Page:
In Europe, foxes have a reputation for cunning going back at least as far as the days of the seventh-century BCE poet Archilochus, who famously observed the fox knows many things; the hedgehog one great thing.
Not so the hapless fox encountered by Charles Darwin on 6th December 1834 on the Chiloé Archipelago:
In the evening we reached the island of San Pedro, where we found the Beagle at anchor. In doubling the point, two of the officers landed to take a round of angles with the theodolite. A fox (Canis fulvipes), of a kind said to be peculiar to the island, and very rare in it, and which is a new species, was sitting on the rocks. He was so intently absorbed in watching the work of the officers, that I was able, by quietly walking up behind, to knock him on the head with my geological hammer. This fox, more curious or more scientific, but less wise, than the generality of his brethren, is now mounted in the museum of the Zoological Society.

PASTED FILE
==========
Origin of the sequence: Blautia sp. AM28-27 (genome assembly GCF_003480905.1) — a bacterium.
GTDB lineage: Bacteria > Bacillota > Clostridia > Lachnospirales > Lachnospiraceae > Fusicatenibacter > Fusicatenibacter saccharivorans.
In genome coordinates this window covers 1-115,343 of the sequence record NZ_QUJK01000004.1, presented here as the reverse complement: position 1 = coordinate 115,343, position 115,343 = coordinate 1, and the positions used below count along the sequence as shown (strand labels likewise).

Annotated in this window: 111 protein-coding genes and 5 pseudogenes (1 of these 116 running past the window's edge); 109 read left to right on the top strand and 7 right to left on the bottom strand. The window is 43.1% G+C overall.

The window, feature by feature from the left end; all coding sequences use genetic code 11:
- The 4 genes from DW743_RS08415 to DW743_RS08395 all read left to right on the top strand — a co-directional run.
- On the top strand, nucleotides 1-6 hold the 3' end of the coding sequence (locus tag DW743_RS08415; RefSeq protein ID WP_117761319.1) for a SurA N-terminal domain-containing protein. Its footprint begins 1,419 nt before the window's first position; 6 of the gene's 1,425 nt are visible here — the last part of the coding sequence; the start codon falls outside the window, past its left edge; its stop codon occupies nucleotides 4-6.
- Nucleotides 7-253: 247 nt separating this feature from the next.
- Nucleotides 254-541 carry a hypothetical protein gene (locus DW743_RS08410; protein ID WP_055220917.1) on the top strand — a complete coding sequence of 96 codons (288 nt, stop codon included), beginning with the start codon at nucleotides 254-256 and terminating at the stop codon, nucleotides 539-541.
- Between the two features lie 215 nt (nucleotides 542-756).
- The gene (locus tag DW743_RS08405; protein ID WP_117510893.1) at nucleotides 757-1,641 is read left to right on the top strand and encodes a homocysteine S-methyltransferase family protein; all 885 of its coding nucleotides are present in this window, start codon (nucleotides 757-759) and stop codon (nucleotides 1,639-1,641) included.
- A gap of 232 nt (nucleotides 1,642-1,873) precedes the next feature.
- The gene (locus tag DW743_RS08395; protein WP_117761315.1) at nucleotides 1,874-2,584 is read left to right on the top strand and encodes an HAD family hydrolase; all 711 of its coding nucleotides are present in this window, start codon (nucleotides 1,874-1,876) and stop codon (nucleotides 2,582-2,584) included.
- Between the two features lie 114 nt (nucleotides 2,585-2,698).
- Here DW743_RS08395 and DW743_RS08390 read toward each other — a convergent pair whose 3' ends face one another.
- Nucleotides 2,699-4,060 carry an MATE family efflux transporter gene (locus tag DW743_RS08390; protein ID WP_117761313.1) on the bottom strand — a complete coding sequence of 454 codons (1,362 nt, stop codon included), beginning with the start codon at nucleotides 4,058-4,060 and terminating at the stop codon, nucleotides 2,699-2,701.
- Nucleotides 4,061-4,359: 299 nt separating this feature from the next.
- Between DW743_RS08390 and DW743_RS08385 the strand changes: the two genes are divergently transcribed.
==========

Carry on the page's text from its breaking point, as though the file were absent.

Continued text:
The species, which now has the scientific classification Lycalopex fulvipes and the highly appropriate common name Darwin’s fox, is still extremely rare, and is listed as critically endangered by the World Conservation Union.
Darwin made quite a habit of braining specimens with his geological hammer, which I got to examine at the London Natural History Museum’s wonderful Darwin exhibition several years ago. I did not notice any spots of blood.